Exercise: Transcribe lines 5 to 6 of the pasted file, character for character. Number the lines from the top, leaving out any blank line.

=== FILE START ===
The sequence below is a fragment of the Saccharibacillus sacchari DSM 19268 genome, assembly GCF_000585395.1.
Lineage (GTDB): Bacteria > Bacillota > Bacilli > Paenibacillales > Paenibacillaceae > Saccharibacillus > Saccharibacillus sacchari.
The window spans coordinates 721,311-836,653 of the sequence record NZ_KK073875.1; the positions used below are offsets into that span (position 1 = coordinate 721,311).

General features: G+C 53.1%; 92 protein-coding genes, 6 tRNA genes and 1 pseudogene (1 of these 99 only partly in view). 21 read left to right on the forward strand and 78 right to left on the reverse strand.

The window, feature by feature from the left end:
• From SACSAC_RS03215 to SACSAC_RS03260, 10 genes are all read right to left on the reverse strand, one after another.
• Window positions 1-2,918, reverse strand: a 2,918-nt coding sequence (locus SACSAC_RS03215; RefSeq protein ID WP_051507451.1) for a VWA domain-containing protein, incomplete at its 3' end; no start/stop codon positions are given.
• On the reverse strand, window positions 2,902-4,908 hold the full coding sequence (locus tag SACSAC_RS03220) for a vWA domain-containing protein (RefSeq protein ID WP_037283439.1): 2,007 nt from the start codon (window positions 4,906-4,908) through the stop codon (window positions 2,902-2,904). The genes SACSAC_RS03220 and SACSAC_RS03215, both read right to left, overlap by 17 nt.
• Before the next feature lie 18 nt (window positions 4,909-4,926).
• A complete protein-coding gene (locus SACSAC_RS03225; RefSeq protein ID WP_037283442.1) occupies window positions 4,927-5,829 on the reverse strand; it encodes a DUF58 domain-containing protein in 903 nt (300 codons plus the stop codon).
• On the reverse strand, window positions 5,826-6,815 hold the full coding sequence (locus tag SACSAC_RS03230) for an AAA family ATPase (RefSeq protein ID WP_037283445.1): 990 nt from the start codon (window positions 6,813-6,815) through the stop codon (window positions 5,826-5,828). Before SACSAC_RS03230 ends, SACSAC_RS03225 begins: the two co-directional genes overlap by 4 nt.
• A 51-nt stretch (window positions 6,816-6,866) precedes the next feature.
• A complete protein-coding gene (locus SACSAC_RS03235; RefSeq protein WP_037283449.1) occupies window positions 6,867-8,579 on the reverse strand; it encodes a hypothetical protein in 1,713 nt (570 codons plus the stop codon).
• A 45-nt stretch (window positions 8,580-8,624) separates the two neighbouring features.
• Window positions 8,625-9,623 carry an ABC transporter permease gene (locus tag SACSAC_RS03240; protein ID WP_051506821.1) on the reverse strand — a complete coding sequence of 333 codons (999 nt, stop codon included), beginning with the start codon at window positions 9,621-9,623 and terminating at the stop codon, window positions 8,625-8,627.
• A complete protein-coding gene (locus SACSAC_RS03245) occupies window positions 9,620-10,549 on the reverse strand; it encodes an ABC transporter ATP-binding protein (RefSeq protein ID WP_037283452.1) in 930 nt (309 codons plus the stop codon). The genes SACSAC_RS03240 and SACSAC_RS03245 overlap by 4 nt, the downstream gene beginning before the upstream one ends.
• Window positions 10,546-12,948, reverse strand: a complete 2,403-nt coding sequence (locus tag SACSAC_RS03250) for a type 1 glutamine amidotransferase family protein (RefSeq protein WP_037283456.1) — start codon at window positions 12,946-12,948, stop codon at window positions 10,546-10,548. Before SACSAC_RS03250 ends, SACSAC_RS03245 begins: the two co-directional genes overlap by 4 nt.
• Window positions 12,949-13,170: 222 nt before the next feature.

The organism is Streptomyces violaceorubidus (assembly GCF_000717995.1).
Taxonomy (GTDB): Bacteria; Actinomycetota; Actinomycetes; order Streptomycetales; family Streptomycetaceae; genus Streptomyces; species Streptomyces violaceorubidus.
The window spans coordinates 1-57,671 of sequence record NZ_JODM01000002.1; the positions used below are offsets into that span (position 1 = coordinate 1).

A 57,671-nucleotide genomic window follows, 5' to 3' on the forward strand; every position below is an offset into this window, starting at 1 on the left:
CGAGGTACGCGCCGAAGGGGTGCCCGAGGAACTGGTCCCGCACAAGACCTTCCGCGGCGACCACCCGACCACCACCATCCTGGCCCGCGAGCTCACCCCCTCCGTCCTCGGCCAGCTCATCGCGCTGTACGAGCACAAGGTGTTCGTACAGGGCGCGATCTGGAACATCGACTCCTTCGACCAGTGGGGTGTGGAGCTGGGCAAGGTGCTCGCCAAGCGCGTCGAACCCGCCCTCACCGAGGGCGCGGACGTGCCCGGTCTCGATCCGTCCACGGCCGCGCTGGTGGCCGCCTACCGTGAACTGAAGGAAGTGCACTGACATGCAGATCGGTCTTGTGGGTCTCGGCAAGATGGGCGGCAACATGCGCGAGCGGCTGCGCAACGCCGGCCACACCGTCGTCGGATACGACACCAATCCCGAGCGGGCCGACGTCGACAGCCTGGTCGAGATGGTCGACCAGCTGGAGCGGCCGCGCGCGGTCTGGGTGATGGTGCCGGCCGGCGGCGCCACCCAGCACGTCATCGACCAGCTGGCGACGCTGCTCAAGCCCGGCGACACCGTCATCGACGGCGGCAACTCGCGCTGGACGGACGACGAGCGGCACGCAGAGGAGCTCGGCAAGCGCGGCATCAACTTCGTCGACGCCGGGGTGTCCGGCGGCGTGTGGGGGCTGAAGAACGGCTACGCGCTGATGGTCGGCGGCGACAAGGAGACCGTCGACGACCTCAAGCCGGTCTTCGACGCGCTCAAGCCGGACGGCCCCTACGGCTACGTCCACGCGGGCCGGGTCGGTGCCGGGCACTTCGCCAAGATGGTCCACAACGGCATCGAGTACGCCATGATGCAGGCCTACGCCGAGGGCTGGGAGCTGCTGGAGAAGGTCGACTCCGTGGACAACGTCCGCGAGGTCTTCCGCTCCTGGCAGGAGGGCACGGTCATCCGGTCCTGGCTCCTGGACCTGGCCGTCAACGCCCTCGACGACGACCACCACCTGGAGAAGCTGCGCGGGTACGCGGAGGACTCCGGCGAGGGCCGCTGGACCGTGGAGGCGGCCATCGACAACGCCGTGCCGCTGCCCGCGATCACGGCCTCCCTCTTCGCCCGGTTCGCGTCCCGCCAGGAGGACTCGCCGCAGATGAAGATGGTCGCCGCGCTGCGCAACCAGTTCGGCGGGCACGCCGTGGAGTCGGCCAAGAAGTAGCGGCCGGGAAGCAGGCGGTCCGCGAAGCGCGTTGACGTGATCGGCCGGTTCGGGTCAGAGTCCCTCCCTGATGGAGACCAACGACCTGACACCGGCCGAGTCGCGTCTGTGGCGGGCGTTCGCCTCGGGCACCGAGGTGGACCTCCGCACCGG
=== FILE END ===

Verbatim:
The window, feature by feature from the left end:
• From SACSAC_RS03215 to SACSAC_RS03260, 10 genes are all read right to left on the reverse strand, one after another.